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thrilling in leaving the Rue de la Gaieté, returning home to dress, and
presenting our spotless selves to the _élite_. And we succeeded very
well, as indeed all young men do who waltz perfectly and avoid making
love to the wrong woman.

But the excitement of climbing up and down the social ladder did not
stave off our craving for art; and about this time there came a very
decisive event in our lives. Marshall's last and really _grande passion_
had come to a violent termination, and monetary difficulties forced him
to turn his thoughts to painting on china as a means of livelihood. And
as this young man always sought extremes he went to Belleville, donned
a blouse, ate garlic with his food, and settled down to live there as a
workman. I had been to see him, and had found him building a wall. And
with sorrow I related his state that evening to Julien in the Café
Veron. He said, after a pause: -

"Since you profess so much friendship for him, why do you not do him a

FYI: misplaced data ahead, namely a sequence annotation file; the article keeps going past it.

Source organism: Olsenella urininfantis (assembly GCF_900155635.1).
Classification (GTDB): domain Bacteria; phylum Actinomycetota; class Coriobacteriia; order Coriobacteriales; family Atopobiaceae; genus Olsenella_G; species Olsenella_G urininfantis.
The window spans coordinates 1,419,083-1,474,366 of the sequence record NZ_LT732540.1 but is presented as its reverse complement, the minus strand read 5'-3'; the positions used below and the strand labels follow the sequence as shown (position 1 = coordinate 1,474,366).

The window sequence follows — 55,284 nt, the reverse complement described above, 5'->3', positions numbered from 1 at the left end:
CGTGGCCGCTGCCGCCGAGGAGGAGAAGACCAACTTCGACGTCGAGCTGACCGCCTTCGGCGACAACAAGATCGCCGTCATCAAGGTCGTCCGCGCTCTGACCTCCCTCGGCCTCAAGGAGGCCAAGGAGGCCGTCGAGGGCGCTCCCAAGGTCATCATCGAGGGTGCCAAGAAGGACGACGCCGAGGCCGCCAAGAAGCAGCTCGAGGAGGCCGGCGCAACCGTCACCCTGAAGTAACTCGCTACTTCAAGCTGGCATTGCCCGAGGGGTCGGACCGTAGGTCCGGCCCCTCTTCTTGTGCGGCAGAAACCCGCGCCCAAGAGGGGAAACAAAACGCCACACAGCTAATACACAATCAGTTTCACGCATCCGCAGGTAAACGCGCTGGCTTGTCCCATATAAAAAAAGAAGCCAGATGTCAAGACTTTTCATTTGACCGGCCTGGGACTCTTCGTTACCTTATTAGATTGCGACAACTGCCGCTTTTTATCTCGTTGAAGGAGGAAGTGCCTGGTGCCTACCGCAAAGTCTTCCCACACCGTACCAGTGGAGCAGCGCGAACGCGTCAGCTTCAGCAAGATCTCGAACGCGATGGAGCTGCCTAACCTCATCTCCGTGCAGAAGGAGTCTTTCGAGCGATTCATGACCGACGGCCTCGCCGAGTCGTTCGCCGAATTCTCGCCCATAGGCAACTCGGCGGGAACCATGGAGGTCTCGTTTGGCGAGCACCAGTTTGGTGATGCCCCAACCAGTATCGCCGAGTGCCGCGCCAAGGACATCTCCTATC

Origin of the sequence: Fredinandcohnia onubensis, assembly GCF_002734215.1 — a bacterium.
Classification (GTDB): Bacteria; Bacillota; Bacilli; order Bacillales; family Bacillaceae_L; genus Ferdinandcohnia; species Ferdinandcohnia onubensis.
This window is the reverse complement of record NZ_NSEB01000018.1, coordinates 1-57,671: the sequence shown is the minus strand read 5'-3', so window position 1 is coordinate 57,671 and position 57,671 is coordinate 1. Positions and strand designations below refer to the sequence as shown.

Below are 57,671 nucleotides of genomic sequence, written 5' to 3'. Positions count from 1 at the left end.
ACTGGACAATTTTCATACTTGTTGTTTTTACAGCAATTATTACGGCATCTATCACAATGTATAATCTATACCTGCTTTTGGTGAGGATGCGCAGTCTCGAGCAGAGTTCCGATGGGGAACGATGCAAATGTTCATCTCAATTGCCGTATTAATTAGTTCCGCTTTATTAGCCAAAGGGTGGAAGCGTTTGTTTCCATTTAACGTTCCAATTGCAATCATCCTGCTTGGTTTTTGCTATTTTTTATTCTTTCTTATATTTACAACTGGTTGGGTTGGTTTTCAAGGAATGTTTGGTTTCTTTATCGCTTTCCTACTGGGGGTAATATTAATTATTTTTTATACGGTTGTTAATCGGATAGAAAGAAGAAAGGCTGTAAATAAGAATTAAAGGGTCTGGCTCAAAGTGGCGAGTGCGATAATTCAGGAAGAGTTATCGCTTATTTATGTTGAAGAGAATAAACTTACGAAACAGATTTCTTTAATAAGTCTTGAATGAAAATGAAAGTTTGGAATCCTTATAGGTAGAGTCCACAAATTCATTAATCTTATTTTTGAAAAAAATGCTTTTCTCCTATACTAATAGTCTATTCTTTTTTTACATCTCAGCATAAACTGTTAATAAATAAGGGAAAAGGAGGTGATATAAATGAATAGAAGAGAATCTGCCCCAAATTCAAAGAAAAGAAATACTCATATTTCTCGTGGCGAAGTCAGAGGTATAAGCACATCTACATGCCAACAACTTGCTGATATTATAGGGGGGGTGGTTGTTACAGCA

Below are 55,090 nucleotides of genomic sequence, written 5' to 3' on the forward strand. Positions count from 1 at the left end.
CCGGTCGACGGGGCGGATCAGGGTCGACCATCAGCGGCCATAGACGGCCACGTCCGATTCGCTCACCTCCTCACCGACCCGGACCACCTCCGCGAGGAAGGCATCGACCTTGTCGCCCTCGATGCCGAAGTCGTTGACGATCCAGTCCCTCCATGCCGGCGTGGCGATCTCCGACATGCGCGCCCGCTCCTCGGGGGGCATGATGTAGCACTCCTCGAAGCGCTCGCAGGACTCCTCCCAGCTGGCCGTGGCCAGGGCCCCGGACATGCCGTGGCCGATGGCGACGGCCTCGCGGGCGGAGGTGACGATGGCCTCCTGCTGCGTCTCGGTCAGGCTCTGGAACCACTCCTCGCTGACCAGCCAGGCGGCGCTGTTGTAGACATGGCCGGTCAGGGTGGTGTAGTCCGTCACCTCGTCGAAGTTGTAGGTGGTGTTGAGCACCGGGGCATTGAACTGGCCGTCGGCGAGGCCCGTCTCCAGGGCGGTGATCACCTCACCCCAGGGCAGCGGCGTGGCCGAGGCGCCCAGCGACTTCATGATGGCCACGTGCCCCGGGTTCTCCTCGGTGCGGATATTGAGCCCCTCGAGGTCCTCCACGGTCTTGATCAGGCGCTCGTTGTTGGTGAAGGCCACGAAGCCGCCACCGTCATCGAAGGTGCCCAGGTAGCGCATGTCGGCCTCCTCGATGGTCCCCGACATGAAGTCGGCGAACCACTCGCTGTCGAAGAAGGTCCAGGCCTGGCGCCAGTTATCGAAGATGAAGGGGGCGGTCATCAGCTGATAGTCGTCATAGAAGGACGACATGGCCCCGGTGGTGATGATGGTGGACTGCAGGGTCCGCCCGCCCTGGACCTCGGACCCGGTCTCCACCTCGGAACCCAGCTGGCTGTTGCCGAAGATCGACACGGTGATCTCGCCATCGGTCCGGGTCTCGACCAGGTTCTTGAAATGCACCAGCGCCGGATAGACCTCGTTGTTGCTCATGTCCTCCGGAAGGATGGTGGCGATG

service that cannot be forgotten since the result will always continue?
why don't you save him from the life you describe? If you are not
actually rich you are at least in easy circumstances, and can afford to
give him a _pension_ of three hundred francs a month. I will give him
the use of my studio, which means, as you know, models and teaching;
Marshall has plenty of talent, all he wants is a year's education: in a
year or a year-and-a-half, certainly at the end of two years, he will
begin to make money."

It is rather a shock to one who is at all concerned with his own genius
to be asked to act as foster-mother to another's. Then three hundred
francs meant a great deal, plainly it meant deprivation of those